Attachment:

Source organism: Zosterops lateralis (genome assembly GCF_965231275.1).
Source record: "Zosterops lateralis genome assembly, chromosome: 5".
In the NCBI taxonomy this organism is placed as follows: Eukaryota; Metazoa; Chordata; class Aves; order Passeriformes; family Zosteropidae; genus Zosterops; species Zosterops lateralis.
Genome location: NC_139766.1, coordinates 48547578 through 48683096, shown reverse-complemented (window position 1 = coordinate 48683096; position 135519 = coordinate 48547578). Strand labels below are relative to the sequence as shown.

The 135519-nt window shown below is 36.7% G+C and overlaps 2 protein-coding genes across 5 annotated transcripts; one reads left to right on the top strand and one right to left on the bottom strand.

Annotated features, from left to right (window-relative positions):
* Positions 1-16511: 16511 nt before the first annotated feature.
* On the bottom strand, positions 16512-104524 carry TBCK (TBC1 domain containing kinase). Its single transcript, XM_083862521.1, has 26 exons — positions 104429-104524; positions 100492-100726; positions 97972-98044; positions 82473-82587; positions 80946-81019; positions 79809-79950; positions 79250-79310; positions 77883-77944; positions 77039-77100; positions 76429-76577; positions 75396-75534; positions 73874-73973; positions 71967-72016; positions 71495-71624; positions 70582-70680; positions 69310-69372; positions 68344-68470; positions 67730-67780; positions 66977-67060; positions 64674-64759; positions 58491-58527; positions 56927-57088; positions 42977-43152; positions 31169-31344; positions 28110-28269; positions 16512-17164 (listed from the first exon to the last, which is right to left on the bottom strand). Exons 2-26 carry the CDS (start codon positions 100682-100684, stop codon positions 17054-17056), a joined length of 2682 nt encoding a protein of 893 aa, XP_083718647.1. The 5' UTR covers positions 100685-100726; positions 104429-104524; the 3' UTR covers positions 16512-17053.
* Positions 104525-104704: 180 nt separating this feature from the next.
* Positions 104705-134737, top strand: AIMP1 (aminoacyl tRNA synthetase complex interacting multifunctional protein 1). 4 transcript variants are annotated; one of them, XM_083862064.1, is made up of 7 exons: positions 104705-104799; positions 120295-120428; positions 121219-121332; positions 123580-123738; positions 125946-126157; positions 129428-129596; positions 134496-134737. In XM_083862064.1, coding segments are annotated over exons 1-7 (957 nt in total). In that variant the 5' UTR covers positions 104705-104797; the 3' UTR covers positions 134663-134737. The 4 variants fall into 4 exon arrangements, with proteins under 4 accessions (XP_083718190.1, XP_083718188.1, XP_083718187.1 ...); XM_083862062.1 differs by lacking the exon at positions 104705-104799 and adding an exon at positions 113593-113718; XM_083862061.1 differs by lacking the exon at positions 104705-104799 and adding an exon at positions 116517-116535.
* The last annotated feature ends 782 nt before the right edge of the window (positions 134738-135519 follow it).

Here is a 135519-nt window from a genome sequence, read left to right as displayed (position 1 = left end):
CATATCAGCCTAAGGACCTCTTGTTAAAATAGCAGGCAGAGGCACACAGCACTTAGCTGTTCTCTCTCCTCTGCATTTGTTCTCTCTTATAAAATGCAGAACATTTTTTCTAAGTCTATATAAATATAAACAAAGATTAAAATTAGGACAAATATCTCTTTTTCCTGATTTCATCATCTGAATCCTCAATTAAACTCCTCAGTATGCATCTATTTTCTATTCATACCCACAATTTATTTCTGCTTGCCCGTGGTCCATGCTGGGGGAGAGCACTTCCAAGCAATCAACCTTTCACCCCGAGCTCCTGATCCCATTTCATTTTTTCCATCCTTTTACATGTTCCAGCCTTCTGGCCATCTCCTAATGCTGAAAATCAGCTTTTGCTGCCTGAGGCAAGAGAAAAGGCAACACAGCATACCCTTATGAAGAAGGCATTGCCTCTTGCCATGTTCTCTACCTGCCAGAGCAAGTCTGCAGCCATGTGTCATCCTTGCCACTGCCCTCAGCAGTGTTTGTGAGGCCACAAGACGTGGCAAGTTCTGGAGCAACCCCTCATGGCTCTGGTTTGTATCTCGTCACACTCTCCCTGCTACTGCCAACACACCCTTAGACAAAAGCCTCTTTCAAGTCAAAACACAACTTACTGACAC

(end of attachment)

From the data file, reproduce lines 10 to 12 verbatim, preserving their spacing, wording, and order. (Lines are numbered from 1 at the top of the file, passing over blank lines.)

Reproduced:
* Positions 104705-134737, top strand: AIMP1 (aminoacyl tRNA synthetase complex interacting multifunctional protein 1). 4 transcript variants are annotated; one of them, XM_083862064.1, is made up of 7 exons: positions 104705-104799; positions 120295-120428; positions 121219-121332; positions 123580-123738; positions 125946-126157; positions 129428-129596; positions 134496-134737. In XM_083862064.1, coding segments are annotated over exons 1-7 (957 nt in total). In that variant the 5' UTR covers positions 104705-104797; the 3' UTR covers positions 134663-134737. The 4 variants fall into 4 exon arrangements, with proteins under 4 accessions (XP_083718190.1, XP_083718188.1, XP_083718187.1 ...); XM_083862062.1 differs by lacking the exon at positions 104705-104799 and adding an exon at positions 113593-113718; XM_083862061.1 differs by lacking the exon at positions 104705-104799 and adding an exon at positions 116517-116535.
* The last annotated feature ends 782 nt before the right edge of the window (positions 134738-135519 follow it).

Here is a 135519-nt window from a genome sequence, read left to right as displayed (position 1 = left end):